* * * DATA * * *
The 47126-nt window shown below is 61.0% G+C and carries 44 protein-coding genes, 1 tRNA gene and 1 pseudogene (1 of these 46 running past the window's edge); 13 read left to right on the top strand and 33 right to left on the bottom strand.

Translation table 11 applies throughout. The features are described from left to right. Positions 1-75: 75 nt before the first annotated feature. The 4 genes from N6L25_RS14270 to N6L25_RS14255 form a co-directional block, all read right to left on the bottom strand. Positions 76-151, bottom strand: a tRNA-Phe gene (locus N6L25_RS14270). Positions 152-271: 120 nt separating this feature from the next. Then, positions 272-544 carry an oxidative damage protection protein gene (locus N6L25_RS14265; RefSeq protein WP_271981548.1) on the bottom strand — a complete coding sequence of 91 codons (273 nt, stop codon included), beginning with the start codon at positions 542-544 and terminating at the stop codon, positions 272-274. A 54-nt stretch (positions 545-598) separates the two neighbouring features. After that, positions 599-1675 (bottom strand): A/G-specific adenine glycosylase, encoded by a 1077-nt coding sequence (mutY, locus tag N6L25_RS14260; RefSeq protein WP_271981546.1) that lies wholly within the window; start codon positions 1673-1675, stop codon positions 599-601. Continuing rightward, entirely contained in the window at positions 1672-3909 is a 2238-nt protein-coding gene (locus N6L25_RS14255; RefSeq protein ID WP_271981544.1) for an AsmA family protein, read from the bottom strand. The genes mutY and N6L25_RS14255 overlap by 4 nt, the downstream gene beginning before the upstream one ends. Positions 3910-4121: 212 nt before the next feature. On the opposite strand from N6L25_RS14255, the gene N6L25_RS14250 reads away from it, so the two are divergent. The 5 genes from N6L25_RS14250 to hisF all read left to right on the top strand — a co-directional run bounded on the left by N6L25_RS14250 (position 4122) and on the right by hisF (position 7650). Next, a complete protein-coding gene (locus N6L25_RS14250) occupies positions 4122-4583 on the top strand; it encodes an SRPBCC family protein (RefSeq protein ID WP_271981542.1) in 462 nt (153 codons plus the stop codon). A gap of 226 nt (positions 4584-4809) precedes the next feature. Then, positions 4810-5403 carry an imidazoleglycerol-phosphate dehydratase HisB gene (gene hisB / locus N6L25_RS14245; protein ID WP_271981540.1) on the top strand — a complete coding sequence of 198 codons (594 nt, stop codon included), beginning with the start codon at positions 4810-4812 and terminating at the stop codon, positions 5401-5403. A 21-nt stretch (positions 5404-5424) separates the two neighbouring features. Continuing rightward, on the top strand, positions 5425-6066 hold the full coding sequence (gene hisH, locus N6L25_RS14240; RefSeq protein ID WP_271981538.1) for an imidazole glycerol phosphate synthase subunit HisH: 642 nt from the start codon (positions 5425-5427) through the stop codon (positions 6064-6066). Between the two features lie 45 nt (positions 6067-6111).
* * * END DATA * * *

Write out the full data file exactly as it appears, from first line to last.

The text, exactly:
The 47126-nt window shown below is 61.0% G+C and carries 44 protein-coding genes, 1 tRNA gene and 1 pseudogene (1 of these 46 running past the window's edge); 13 read left to right on the top strand and 33 right to left on the bottom strand.

Translation table 11 applies throughout. The features are described from left to right. Positions 1-75: 75 nt before the first annotated feature. The 4 genes from N6L25_RS14270 to N6L25_RS14255 form a co-directional block, all read right to left on the bottom strand. Positions 76-151, bottom strand: a tRNA-Phe gene (locus N6L25_RS14270). Positions 152-271: 120 nt separating this feature from the next. Then, positions 272-544 carry an oxidative damage protection protein gene (locus N6L25_RS14265; RefSeq protein WP_271981548.1) on the bottom strand — a complete coding sequence of 91 codons (273 nt, stop codon included), beginning with the start codon at positions 542-544 and terminating at the stop codon, positions 272-274. A 54-nt stretch (positions 545-598) separates the two neighbouring features. After that, positions 599-1675 (bottom strand): A/G-specific adenine glycosylase, encoded by a 1077-nt coding sequence (mutY, locus tag N6L25_RS14260; RefSeq protein WP_271981546.1) that lies wholly within the window; start codon positions 1673-1675, stop codon positions 599-601. Continuing rightward, entirely contained in the window at positions 1672-3909 is a 2238-nt protein-coding gene (locus N6L25_RS14255; RefSeq protein ID WP_271981544.1) for an AsmA family protein, read from the bottom strand. The genes mutY and N6L25_RS14255 overlap by 4 nt, the downstream gene beginning before the upstream one ends. Positions 3910-4121: 212 nt before the next feature. On the opposite strand from N6L25_RS14255, the gene N6L25_RS14250 reads away from it, so the two are divergent. The 5 genes from N6L25_RS14250 to hisF all read left to right on the top strand — a co-directional run bounded on the left by N6L25_RS14250 (position 4122) and on the right by hisF (position 7650). Next, a complete protein-coding gene (locus N6L25_RS14250) occupies positions 4122-4583 on the top strand; it encodes an SRPBCC family protein (RefSeq protein ID WP_271981542.1) in 462 nt (153 codons plus the stop codon). A gap of 226 nt (positions 4584-4809) precedes the next feature. Then, positions 4810-5403 carry an imidazoleglycerol-phosphate dehydratase HisB gene (gene hisB / locus N6L25_RS14245; protein ID WP_271981540.1) on the top strand — a complete coding sequence of 198 codons (594 nt, stop codon included), beginning with the start codon at positions 4810-4812 and terminating at the stop codon, positions 5401-5403. A 21-nt stretch (positions 5404-5424) separates the two neighbouring features. Continuing rightward, on the top strand, positions 5425-6066 hold the full coding sequence (gene hisH, locus N6L25_RS14240; RefSeq protein ID WP_271981538.1) for an imidazole glycerol phosphate synthase subunit HisH: 642 nt from the start codon (positions 5425-5427) through the stop codon (positions 6064-6066). Between the two features lie 45 nt (positions 6067-6111).